NO child should be forced to enter marriage just to make the parents or guardians rich without regard for the minor’s health.
Some parts of our culture need to be scrapped to stop parents from forcing children, especially underage girls into early marriages.
Child marriages in this country are rampant, especially in rural areas where the practice is taken as normal.
Today, we have a report of 16 girls retrieved from marriages in Eastern Province and their parents fined.
Alert teachers noticed that the girls were conspicuously missing from classes and after some inquiries, found that the youngsters had been married off.

The law prohibits marriage of under age children but this does not stop parents from imposing their will on their innocent offsprings and forcing them into marriages.
Most parents are driven by economic reasons in marrying off their children. For a cow and some goats, they are ready to trade off their girl-child into marriage with no regard to the impact that such a union would have on their health.
Young girls forced into marriage have to endure child bearing at an early age which compromises their health.
The greediness of parents is to blame for this unfortunate development and it is important that local communities intensify sensitisation programmes against the practice of early marriages.
Such developments in the rural areas are making the fight against child marriages difficult because when the community agree on an illegality, they hide the deed(s).
It is therefore gratifying that chiefs in many parts of the country are taking part in the fight against child marriages and holding parents and guardians accountable for their role in the scourge.
Some traditional leaders have gone a step further to enact by-laws through which the perpetrators of child marriages can be dealt with.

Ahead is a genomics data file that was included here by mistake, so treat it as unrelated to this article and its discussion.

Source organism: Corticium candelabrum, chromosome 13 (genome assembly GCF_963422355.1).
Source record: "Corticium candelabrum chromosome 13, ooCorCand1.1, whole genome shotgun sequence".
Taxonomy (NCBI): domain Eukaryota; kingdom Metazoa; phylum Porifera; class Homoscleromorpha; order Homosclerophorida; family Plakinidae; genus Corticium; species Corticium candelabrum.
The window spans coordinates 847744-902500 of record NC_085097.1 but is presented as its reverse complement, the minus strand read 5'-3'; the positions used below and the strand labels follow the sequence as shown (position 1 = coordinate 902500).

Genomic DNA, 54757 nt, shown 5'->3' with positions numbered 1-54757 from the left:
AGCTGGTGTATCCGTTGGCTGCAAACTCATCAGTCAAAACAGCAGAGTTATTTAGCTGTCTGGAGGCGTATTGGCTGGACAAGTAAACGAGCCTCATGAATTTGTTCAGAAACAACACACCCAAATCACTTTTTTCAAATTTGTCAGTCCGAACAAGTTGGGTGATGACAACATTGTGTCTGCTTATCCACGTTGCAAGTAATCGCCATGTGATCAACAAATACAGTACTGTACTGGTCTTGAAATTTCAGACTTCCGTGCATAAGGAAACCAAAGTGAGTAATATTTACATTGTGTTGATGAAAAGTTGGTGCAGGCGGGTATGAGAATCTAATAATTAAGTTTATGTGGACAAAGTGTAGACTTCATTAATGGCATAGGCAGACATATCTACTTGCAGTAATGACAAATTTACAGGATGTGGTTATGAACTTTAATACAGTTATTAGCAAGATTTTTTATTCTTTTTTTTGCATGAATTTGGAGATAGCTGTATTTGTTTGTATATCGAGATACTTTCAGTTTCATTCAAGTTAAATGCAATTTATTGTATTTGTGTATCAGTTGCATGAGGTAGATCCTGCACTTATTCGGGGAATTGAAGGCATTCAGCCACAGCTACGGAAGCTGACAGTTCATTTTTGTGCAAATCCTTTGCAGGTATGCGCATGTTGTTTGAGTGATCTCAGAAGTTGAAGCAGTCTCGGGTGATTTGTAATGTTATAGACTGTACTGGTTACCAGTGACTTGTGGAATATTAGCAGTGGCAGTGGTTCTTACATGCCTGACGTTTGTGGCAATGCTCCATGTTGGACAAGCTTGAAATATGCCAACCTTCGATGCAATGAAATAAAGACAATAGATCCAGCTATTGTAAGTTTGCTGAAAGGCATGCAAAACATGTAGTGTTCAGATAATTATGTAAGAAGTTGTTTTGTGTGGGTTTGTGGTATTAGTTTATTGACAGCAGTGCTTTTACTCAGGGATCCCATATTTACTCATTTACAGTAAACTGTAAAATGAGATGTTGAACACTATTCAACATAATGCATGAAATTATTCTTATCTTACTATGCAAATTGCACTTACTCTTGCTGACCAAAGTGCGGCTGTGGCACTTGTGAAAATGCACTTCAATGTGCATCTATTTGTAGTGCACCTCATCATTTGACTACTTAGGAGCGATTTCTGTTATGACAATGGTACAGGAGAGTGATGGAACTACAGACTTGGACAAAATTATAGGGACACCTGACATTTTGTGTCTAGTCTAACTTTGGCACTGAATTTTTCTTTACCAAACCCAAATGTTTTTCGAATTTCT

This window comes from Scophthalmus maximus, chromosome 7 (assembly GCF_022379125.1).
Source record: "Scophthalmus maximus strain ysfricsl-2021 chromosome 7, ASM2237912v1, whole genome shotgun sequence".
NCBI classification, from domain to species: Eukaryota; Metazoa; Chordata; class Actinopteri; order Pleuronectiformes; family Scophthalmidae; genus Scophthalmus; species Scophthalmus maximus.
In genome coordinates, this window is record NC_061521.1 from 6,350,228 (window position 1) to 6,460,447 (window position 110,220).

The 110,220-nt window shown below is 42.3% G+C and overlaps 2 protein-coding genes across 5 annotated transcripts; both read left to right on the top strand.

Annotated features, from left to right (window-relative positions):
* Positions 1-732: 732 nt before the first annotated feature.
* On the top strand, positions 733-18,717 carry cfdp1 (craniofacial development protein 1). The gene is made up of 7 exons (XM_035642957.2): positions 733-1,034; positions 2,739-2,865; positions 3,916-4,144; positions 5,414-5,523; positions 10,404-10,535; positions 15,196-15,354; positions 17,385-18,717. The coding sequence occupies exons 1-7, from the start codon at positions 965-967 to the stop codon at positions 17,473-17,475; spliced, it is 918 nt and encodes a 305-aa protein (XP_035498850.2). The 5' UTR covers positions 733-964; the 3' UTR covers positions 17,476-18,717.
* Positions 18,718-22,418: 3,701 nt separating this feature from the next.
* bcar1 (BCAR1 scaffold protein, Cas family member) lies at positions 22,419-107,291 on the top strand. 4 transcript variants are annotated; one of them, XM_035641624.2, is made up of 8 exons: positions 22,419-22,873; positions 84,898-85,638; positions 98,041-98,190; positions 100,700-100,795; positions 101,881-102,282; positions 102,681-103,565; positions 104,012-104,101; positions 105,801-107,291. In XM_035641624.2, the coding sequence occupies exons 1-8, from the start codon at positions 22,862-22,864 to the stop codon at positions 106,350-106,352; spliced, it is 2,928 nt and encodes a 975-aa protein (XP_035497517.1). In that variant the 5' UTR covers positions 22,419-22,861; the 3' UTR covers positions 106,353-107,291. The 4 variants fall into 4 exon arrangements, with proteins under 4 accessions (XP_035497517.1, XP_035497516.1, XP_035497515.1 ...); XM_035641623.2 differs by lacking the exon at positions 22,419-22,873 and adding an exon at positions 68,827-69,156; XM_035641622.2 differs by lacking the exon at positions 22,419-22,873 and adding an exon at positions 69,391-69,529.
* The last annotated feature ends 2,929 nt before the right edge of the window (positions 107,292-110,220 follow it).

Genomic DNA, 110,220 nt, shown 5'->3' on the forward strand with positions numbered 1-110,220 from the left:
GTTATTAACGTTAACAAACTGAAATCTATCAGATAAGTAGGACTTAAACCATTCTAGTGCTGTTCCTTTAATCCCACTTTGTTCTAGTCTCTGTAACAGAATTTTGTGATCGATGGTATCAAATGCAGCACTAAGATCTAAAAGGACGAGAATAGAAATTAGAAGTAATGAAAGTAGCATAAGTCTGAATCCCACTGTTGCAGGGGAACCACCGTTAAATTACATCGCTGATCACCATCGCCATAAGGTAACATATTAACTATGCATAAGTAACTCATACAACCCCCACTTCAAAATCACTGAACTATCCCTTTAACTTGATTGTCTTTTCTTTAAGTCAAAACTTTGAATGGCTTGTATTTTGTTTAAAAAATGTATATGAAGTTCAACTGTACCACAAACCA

In the case in point, parents of the girls from marriages in Chipata have been ordered to pay a cow or make eight thousand bricks.
This follows a resolution by the Zingalume by-laws on ending child marriage steering committee in the district.
By-laws steering committee secretary Induna Zingalume confirmed the development in an interview and explained that “Some parents were summoned by Chief Zingalume at his palace and after they were found guilty of marrying off their young daughters, they were ordered to bring either a cow or make 8, 000 bricks as penalty.”
It is sad that the teachers who act as whistle blowers, are being threatened with witchcraft for causing the parents to be fined.
This may result in teachers failing to report on future cases for fear of being bewitched. They would rather turn a blind eye than live with the threat of being bewitched, especially that in rural areas, such beliefs are taken very seriously.
The Induna said teachers from various schools decided to blow the whistle after noticing that girls as young as 12 years had stopped attending classes and later discovered they were married off.
The Induna said he had received reports of teachers being threatened for disclosing information of children who were married off.
The parents are apparently waiting for the rain season to “strike” the teachers for betraying them.
It is important that the ministry of Community Development and Social Services, Ministry of Health and police send officers to sensitise people in this area.
More importantly, to ensure that teachers are protected from the lame threats of angry parents.
It is really shameful that instead of sending girl children to school to gain an education for a better future, parents would rather confine their daughters to a life of hardships and squalor.
Such mindsets need to change.

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